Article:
Framefolly (framefolly) wrote,
Framefolly
framefolly

there is a ship, and she sails the seas

I've been doing the w word (let's not speak of it!) and therefore have been extra vigilant about my spending. So far so good -- I bought four rice bowls, but that was only $4, and rice bowls are very practical *nods emphatically* My Amazon wishlist reports alarming growth, however. Must...sit...on...hands....

When I left off last time I had just arrived on the ship and found our stateroom to be most satisfactory. The next event was leaving the harbor. I was, at one time, a New Yorker, and so feel irrationally emotional when I look at New York. Here are some pictures I took as we sailed away:

Cloudy skyline:


You know who:


The prow of our ship from Deck 4; you can see a slice of the helipad below. The upper deck with the row of big windows encloses two restaurants and the gym:


The Verrazano bridge, which connects Brooklyn and Staten Island:


A different angle:


It was incredibly windy and mostly overcast -- actually an unfortunate foreshadowing of the weather we would have throughout the trip. I was still thrilled. I was on a ship! A very big ship! Wow!

For the next couple of hours I explored and marveled. I'm going to save the "ship tour" for the next installment because there are so many pictures. Then, it was time for dinner.

O. M. G.

The dining room consisted of three connected decks; the outer tables could look out at the sea, and the inner tables rimmed an atrium supported by three-story-tall golden columns. From the glassware on the table to the dark and muted colors of the decor, the effect was intended to make the guests feel like fancy people going to a very fancy meal. I usually have to resign myself to the fact that a few items on the menu are simply out of budget for me when I go to such a restaurant. Not so here -- all the food is paid for as a part of the cruise package (the beverages are not, but I'm a water-drinker anyway).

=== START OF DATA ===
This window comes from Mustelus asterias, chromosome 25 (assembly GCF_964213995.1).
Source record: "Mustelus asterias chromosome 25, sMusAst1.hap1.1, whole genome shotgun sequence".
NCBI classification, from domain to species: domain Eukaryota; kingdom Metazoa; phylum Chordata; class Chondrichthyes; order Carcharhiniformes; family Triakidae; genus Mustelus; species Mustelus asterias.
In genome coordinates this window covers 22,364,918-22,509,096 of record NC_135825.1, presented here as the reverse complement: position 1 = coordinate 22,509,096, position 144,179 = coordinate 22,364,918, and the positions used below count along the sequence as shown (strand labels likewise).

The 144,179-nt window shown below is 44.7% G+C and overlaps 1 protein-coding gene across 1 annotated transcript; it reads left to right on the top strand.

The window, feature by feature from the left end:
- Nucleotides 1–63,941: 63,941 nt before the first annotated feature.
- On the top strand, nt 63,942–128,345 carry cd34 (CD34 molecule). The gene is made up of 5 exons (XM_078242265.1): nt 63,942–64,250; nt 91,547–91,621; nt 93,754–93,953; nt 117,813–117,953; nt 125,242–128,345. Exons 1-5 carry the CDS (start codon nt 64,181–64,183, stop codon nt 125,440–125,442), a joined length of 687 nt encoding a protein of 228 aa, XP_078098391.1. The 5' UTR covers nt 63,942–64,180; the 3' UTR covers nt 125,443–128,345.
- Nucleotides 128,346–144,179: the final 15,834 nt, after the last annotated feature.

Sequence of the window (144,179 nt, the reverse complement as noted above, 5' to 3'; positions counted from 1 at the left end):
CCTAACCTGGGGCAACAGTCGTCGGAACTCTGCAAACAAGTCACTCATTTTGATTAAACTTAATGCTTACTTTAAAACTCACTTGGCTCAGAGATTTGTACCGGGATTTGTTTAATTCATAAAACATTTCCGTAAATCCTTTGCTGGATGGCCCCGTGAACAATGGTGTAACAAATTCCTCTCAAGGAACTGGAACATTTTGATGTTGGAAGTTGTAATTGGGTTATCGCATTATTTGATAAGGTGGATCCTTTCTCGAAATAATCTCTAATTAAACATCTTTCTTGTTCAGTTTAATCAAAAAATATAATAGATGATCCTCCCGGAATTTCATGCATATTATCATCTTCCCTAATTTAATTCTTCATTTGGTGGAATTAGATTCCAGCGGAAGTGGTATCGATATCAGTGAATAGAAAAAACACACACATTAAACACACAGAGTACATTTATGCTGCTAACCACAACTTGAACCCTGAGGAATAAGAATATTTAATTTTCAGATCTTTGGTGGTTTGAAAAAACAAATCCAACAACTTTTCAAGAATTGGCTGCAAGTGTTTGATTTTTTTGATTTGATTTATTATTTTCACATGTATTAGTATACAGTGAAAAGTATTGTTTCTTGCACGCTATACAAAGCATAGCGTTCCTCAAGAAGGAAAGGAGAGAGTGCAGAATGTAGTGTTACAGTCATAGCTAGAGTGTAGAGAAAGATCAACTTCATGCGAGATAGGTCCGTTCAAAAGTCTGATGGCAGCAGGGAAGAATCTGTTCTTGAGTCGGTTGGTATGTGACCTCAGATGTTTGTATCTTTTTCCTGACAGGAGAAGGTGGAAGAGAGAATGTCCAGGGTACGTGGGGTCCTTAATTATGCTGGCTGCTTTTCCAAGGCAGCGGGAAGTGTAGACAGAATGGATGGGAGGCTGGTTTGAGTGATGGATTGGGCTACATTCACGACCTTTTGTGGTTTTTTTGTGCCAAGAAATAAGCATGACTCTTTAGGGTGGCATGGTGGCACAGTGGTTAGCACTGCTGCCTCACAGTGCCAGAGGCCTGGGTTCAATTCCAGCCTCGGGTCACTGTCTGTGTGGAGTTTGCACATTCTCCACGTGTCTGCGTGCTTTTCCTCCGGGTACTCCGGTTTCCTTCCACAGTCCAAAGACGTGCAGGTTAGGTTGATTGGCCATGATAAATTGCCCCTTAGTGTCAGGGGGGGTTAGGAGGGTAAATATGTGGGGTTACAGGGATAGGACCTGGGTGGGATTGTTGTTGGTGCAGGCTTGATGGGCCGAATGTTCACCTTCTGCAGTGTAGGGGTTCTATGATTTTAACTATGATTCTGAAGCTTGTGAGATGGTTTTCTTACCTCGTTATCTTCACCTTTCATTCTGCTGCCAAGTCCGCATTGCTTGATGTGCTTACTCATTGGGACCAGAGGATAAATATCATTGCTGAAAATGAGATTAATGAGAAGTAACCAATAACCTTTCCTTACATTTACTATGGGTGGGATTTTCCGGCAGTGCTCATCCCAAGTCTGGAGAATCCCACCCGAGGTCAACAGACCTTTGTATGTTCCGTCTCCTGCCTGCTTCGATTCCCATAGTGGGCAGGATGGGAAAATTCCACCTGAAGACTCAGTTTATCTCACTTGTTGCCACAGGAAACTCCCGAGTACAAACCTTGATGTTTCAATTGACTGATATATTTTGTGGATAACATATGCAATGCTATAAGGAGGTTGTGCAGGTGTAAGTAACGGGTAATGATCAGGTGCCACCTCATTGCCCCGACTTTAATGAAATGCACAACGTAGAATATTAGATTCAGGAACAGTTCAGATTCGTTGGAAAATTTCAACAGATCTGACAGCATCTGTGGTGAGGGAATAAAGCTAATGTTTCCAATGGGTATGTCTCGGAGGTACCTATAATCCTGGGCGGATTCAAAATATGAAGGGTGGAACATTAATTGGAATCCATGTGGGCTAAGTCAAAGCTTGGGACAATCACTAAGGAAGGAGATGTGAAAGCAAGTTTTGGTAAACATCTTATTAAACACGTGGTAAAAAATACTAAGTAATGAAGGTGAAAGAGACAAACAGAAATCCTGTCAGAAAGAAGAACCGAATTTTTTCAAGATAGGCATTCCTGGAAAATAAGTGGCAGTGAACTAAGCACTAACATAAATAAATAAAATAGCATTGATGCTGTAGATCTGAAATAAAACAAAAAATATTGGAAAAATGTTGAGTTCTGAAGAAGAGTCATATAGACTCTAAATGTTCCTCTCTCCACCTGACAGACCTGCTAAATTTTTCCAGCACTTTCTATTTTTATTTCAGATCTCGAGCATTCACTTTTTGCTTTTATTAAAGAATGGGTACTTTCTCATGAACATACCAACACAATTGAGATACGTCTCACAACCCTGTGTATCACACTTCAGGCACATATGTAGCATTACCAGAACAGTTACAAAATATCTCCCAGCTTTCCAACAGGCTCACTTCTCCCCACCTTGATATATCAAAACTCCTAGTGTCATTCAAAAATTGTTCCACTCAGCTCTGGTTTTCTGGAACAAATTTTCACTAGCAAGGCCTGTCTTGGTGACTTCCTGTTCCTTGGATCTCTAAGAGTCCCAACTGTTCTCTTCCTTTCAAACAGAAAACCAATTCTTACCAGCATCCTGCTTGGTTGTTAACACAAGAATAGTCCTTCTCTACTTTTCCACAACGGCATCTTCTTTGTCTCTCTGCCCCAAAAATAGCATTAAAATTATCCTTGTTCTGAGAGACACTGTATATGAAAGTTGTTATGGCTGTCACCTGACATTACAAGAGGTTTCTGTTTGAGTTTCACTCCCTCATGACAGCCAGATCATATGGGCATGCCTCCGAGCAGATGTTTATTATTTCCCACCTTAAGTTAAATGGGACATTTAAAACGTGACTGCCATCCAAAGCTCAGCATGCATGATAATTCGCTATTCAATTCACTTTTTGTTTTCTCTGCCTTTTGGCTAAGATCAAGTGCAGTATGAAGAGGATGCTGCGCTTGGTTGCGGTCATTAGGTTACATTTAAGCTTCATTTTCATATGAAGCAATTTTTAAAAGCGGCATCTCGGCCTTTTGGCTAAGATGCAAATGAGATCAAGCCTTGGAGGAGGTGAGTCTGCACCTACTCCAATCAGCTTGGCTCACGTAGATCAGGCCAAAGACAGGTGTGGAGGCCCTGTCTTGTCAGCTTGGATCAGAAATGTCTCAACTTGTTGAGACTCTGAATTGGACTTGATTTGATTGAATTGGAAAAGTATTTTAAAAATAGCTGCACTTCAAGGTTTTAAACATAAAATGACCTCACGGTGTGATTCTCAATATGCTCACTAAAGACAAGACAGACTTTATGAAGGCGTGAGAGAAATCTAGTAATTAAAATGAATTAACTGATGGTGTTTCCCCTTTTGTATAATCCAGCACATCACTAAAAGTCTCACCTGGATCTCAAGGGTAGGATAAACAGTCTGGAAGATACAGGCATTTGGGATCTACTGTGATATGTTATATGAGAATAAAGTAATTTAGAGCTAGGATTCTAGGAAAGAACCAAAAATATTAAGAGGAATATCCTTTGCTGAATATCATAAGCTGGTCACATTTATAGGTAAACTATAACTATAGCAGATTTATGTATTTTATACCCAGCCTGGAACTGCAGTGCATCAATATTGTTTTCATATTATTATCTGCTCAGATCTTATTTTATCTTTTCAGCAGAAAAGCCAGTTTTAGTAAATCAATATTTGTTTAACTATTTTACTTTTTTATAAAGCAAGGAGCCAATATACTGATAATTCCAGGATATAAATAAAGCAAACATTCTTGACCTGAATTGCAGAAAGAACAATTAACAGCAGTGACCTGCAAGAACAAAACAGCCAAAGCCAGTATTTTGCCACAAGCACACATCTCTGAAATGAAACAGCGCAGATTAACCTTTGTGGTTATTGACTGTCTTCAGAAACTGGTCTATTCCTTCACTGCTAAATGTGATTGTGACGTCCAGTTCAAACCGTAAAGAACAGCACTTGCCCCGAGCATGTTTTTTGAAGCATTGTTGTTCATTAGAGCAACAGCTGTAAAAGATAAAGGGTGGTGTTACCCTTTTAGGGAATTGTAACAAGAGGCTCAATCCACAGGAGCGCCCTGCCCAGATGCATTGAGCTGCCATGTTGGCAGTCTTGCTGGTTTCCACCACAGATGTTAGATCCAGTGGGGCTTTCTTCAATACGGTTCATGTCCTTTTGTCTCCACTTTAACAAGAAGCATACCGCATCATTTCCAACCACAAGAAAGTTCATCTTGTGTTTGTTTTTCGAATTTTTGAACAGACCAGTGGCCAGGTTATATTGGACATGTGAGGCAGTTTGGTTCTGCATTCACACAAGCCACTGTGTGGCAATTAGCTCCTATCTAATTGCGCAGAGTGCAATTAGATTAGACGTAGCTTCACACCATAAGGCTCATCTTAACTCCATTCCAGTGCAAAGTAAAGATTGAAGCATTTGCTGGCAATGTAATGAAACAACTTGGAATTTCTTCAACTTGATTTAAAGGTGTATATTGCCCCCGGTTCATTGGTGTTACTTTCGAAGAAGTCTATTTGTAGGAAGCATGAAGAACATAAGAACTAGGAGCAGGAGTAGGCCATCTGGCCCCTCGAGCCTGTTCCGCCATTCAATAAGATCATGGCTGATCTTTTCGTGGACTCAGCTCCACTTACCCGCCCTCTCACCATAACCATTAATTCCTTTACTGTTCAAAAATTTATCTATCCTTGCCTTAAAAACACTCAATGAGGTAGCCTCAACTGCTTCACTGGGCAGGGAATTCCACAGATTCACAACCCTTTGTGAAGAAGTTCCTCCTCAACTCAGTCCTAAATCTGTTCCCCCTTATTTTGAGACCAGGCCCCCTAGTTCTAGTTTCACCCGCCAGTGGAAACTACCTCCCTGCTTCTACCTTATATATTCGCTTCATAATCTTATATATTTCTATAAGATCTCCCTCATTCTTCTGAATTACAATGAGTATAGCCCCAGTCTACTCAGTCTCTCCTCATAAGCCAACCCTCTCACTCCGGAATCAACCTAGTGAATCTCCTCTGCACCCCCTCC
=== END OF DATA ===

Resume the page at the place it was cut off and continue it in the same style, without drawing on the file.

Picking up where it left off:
In fact, if I wanted three appetizers and two entrees and another three desserts, I could just order them! And so I often did. I must insist, with pride, that I finished everything I ordered. It is one of my great joys to have been blessed with a stomach of extraordinary capacity and tolerance. Besides, this was food that rivaled any of the $50-a-meal places I've been to, and I would have hated to have to exercise restraint. Heavenly rich lobster bisque. Perfectly refreshing shrimp cocktail. Flaky and savory-sweet onion tart. Delectably seared scallops. Tender and juicy prime rib. Lamb shank that falls apart under the fork. Buttery and succulent lobster tail. Dense dark chocolate cherry cake. Tiramisu like the ones I had in Italy. Raspberry panna cotta that feels like a kiss on a winter day. I could go on, but my mouth is watering too much. I wish we had remembered to take pictures of the food -- I just couldn't think of anything but eating RIGHT AWAY! Our waiter, a gracious young man from Goa, never bat an eyelash at our gourmandism. Once he realized my insatiable appetite, he would hand me the dessert menu with an extra flourish and a wink, saying, "Yummy-yummy!" Every night I levered myself out of the dining room, fully convinced that I had just gained another three pounds (to my grateful surprise, I had only gained two pounds, and those have come off pretty easily).

To my surprise, by the fifth night, even I was feeling a little...not tired of, but perhaps less properly appreciative of the nightly feast. It makes me happy that I left my vacation absolutely satisfied and ready to return to normal life.

In the next installment, a tour of the ship that indulged my inner pleasure-seeker and that provoked my inner Marxist.
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